Cop Berates & Threatens Disabled Veteran for Photographing Air Force
Now comes a story from Florida that is tragically similar to dozens of others on Photography Is Not A Crime.
On August 26, a permanently disabled U.S. veteran named Jim Duffy who uses a collator walker sat in a public park in Tampa recording video of MacDill Air Force Base from nearby Gadsden Park.
Before long, Duffy was illegally detained by Tampa police for recording in public – which is, of course, not a crime.
The following quotes are sadly stereotypical of the encounters that end up on PINAC, in another shocking case of routine police abuse.
“How you doin’?” asked Officer Larry Yeoman of the Tampa police.
“I don’t answer questions,” Duffy said.
“Any ID on you?” Yeoman asked without justification.
“Did I break any laws? Am I free to go or am I being detained?” responded the veteran.
“You are definitely being detained.”
“What law did I break?”
“You were taking pictures of the military base.”
“Is it against the law?”
“Yes sir, it is.”
When Duffy continued to ask what law he had broken, Yeoman just went silent, likely knowing that the photographer had broken no laws.
However, this encounter soon devolved into a despicable back and forth, with Officer Yeoman displaying the professionalism of a six-year-old.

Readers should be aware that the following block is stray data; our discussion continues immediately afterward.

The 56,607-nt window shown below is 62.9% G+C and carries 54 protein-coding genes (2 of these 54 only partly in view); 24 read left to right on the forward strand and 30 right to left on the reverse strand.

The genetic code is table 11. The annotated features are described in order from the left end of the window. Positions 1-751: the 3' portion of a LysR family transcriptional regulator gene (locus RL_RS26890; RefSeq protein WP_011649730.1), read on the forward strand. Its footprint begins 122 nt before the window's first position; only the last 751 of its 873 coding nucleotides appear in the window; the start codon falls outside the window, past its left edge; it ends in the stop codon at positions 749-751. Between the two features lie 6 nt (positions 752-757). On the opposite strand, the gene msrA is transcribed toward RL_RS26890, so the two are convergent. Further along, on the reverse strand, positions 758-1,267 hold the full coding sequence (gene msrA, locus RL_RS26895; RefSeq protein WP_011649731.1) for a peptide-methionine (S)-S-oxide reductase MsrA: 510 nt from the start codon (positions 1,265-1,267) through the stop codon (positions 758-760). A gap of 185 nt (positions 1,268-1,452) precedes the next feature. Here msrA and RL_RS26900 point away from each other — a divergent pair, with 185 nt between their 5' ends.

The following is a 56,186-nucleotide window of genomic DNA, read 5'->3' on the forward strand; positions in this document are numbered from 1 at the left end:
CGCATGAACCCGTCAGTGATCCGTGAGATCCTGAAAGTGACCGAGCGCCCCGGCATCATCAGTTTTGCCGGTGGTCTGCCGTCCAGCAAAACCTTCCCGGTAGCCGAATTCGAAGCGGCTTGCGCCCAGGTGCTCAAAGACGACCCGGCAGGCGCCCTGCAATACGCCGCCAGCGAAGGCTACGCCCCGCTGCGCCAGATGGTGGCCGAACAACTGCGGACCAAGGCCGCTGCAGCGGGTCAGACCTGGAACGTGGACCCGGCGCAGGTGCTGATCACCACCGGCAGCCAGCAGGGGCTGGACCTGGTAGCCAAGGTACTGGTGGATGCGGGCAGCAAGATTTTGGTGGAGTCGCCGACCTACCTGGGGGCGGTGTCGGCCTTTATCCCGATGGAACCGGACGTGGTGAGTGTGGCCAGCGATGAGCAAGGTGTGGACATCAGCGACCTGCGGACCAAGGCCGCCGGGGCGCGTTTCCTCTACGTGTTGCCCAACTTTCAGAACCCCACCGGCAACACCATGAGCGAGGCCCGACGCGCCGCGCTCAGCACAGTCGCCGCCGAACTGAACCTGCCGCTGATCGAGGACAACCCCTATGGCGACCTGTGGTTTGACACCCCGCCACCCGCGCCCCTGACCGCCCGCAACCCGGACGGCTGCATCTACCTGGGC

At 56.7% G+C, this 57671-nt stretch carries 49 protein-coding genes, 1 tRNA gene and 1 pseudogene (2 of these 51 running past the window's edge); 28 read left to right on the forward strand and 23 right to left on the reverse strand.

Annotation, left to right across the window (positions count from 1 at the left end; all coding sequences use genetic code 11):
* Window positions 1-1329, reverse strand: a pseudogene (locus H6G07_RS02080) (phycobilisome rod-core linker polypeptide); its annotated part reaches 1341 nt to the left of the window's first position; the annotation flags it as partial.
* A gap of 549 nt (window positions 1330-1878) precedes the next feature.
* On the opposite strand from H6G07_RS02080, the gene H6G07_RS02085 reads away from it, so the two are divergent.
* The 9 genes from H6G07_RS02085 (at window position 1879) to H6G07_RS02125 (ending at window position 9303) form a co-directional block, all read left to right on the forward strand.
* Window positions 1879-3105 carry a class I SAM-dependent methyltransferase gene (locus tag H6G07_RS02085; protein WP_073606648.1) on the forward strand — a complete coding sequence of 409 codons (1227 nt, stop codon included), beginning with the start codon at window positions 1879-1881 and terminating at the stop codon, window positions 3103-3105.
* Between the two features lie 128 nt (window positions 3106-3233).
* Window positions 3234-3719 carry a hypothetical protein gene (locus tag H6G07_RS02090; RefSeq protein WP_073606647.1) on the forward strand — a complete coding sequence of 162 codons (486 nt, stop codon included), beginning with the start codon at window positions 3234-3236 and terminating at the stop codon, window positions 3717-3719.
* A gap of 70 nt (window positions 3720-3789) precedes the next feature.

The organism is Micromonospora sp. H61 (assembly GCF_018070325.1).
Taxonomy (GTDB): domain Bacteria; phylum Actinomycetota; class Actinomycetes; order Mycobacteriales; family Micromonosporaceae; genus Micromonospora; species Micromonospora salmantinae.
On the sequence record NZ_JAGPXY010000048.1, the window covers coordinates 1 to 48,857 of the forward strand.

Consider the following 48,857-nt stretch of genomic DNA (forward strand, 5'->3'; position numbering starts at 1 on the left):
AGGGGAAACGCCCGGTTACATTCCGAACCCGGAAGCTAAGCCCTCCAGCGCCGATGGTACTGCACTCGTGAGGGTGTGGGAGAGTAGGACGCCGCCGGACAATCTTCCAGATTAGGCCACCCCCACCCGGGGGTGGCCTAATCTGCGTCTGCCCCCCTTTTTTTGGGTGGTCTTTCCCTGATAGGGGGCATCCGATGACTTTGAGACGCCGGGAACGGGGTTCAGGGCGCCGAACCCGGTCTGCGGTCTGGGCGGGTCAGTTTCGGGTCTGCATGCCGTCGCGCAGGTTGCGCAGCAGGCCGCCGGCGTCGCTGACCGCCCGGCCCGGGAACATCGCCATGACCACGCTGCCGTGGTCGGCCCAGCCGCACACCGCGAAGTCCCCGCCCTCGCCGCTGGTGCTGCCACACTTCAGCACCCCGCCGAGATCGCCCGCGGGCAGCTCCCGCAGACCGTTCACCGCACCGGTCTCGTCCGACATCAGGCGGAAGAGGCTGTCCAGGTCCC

“Yeah, I see your brain is disabled,” the officer remarked. “I would knock you out.”
Police apologists will note that Duffy was also less than pleasant with the officer, failing to see that the officer is using the force of his gun and badge to detain the man and tacitly threaten him with arrest while being generally rude to a man for asserting his rights.
The police claim to serve and protect, but this type of service would get an employee fired at any professional business. Police forces that want to live up to their motto – such as the NYPD’s “Courtesy Professionalism Respect” would severely reprimand or fire officers that behaved this way.
Duffy said he has reached out to attorneys, but they have refused to take his case. He is hoping to find one that would take his case.
In an interview with Photography is Not a Crime, Duffy stated the following in a Facebook message:
I come from a LEO family.. My dad was with the NYPD and I have many family and friends that were either on the job or have retired… IDK if it matters but I’m a WTC survivor which is the reason for my disability and a main reason I can’t stand them using the terrorism excuse.
If you’re an attorney and would like to take his case, please send an email to email@example.com, who will forward Duffy your information.
Duffy said he has been contacted by an internal affairs officer from the Tampa Police Department but he does not feel comfortable speaking with them without an attorney.
The four videos below include his altercation with Yeomon along with three videos documenting everything from that day.